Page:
This Court is of the opinion, however, that since the opinion of the Court of Appeals in this case is the law of this case, it must govern the trial and the subsequent decision in the Rettig case cannot apply to it. The Court knows of no authority, however, to the effect that any information or any articles obtained during the period of undue delay in arraignment must be excluded. Nueslein v. District of Columbia, 73 App.D.C. 85, 115 F.2d 690, cited by the defendant, does not sustain the defendant's position on this point. In that case, the information obtained by the police was secured after an unlawful entry into premises in violation of the Fourth Amendment. In other words, it was secured in violation of a constitutional right of the defendant.
The right to an arraignment before a committing magistrate without undue delay is not, however, a constitutional right. There is no right under the due process clause of the Constitution to a preliminary hearing before a magistrate. That right is purely statutory. I say 'statutory' because the Federal Rules of Criminal Procedure have the force and effect of statutes and are more than merely rules of court. The mere fact that the police have made a mistake or a miscalculation in determining when the defendant should be arraigned should not visit upon the public the consequence of excluding from evidence objects obtained during that period if, as the Court holding here, they were obtained legally and not in violation of the Fourth Amendment.
The Court must observe that the primary purpose of a trial of a criminal case is to determine whether the defendant has or has not committed the offense with which he is charged. If an affirmative determination is made it must, of course, be based on proof beyond a reasonable doubt. Moreover, this determination must be reached in accordance with civilized standards and applicable rules of law. Nevertheless, the guilt or innocence of the defendant is the issue to be determined and everything else is secondary.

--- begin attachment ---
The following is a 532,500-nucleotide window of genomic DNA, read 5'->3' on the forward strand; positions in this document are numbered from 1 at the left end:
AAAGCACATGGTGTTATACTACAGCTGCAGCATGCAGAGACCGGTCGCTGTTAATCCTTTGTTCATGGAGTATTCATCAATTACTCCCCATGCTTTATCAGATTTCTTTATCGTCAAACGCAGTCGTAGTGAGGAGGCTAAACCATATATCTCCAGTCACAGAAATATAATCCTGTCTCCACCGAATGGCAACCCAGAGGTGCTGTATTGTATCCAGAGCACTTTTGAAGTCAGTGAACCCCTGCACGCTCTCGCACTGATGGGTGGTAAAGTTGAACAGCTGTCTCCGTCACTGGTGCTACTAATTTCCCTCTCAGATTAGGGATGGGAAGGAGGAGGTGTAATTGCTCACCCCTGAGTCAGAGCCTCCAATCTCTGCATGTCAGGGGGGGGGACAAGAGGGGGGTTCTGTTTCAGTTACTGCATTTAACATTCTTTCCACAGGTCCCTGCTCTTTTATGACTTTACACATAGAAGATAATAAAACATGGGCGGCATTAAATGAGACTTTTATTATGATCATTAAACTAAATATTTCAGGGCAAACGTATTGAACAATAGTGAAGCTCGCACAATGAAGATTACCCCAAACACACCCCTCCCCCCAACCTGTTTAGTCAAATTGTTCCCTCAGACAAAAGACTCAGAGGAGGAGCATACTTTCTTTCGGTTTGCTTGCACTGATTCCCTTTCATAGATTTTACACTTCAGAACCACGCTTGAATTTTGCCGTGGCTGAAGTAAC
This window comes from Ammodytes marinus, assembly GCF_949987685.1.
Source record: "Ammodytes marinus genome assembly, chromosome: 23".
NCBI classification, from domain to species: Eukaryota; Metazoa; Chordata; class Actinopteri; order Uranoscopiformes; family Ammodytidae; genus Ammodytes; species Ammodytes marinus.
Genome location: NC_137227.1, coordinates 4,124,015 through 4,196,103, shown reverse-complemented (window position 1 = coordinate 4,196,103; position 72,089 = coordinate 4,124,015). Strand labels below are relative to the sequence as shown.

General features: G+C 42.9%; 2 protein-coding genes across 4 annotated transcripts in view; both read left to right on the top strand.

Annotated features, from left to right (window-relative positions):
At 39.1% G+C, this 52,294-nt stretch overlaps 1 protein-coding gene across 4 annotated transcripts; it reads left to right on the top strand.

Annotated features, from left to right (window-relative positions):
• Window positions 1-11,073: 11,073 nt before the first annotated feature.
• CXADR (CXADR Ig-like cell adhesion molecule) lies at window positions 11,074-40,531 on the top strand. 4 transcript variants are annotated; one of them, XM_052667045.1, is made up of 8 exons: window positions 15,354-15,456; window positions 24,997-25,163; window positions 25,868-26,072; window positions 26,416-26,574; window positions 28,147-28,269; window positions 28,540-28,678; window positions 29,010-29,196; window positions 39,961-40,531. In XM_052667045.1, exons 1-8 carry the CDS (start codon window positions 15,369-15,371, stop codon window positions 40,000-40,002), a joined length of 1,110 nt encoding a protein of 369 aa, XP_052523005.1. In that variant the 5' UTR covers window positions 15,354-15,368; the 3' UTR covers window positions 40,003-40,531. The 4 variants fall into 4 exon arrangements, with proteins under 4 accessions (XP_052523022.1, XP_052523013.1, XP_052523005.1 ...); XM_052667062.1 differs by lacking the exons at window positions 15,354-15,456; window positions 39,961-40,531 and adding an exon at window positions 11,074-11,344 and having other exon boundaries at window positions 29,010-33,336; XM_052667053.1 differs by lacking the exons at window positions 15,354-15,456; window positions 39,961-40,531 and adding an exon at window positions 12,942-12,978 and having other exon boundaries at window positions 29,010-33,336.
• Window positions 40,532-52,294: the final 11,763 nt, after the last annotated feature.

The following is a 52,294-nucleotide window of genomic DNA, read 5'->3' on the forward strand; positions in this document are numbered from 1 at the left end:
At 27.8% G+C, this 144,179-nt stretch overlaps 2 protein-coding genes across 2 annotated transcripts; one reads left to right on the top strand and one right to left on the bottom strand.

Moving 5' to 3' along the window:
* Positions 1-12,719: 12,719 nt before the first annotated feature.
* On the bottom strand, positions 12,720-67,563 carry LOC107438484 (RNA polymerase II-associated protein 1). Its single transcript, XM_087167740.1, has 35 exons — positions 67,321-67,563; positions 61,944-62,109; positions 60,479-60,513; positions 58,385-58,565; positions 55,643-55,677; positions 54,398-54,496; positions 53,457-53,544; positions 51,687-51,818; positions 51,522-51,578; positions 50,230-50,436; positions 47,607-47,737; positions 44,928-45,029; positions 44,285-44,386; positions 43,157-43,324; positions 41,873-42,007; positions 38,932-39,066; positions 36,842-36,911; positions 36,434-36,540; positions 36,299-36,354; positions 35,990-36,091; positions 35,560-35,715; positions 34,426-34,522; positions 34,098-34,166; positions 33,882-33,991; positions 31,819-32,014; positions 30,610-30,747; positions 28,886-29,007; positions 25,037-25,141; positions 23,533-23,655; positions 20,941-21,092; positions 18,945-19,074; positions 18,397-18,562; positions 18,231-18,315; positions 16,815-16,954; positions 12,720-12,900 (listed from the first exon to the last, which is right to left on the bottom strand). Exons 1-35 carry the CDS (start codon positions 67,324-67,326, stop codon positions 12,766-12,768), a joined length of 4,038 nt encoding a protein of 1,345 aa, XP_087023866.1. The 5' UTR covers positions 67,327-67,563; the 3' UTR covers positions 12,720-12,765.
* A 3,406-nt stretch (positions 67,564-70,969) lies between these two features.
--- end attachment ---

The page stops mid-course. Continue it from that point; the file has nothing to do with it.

The object of the criminal law is to protect the public against depredations of a criminal. On the other hand, its purpose is also to prevent the conviction of the innocent, or the conviction of a person whose guilt is not established beyond a reasonable doubt. The Court must balance all these aims of the trial. This view was eloquently stated by Mr. Justice Cardozo in Snyder v. Commonwealth of Massachusetts, 291 U.S. 97, 122, 54 S. Ct. 330, 338, 78 L. Ed. 674:
'* * * justice, though due to the accused, is due to the accuser also. The concept of fairness must not be strained till it is narrowed to a filament. We are to keep the balance true.'
A similar view was expressed by Chief Justice Vanderbilt in State v. Tune, 13 N.J. 203, 217, 98 A.2d 881, 888. His comments are important not only because New Jersey has, in effect, adopted the Federal Rules of Criminal Procedure but also because Chief Justice Vanderbilt was the Chairman of the Advisory Committee appointed by the Supreme Court to draft the Federal Rules of Criminal Procedure. He says:
'* * * although we are ever alert to protect the rights of the individual accused, we should remember that the people of this State must also be protected. In weighing the rights of the individual and those of the State, we must not be carried away in our desire to protect the individual accused to such an extent that the safety of the public is jeopardized.'
In view of the considerations that have been reviewed, the motion to suppress is denied.